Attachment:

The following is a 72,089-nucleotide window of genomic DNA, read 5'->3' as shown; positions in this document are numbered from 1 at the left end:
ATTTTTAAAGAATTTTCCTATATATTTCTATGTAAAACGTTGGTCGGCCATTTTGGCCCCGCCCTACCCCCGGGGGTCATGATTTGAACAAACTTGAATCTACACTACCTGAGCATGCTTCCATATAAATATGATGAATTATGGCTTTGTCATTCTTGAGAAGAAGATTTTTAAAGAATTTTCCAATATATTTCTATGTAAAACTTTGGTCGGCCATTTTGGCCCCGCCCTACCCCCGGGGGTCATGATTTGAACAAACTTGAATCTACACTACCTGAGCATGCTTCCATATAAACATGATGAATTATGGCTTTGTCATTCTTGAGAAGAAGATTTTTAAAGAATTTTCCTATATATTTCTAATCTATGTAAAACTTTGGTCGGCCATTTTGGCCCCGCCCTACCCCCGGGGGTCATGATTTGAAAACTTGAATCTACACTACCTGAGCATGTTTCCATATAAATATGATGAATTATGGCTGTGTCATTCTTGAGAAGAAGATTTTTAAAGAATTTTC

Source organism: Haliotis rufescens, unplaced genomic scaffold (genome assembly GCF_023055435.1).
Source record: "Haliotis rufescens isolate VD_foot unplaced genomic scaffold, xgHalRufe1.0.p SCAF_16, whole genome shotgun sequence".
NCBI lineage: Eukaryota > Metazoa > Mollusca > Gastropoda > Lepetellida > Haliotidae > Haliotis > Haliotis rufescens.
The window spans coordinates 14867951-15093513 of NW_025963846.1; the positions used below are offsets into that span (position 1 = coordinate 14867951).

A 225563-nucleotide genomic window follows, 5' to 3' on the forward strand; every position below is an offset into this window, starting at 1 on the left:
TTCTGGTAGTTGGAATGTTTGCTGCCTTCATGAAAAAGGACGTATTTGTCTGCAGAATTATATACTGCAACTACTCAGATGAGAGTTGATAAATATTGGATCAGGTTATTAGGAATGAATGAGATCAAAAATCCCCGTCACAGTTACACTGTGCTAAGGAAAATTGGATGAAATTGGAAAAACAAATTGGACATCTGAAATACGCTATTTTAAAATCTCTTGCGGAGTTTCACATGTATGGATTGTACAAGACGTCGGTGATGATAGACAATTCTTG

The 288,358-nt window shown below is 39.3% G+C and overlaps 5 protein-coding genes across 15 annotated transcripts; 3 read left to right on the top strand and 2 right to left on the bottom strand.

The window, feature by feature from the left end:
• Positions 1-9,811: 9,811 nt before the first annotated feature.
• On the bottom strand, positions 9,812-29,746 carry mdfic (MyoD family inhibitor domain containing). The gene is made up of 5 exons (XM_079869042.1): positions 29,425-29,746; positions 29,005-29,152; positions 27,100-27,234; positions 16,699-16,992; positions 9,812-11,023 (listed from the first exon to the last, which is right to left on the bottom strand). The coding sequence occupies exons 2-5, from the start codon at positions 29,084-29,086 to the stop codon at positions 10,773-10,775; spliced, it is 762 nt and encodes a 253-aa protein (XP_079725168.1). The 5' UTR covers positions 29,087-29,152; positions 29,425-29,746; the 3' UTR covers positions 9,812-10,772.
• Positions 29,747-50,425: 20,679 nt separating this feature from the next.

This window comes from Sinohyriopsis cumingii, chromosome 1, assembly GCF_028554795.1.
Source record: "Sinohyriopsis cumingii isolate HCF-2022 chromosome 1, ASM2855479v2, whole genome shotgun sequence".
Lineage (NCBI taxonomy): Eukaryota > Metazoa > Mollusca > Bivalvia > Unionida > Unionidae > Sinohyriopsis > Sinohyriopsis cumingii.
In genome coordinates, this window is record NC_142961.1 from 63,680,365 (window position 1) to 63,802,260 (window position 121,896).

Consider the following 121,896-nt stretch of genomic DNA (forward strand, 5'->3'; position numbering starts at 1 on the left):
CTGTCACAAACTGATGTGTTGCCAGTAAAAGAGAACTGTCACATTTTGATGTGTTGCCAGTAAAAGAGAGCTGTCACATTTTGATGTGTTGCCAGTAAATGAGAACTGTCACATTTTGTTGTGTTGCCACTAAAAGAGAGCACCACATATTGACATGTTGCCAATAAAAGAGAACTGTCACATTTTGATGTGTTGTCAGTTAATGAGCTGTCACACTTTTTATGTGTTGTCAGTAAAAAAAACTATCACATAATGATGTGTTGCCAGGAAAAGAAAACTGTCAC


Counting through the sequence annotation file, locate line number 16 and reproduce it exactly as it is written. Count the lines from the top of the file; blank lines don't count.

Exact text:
Lineage (NCBI taxonomy): Eukaryota > Metazoa > Mollusca > Bivalvia > Unionida > Unionidae > Sinohyriopsis > Sinohyriopsis cumingii.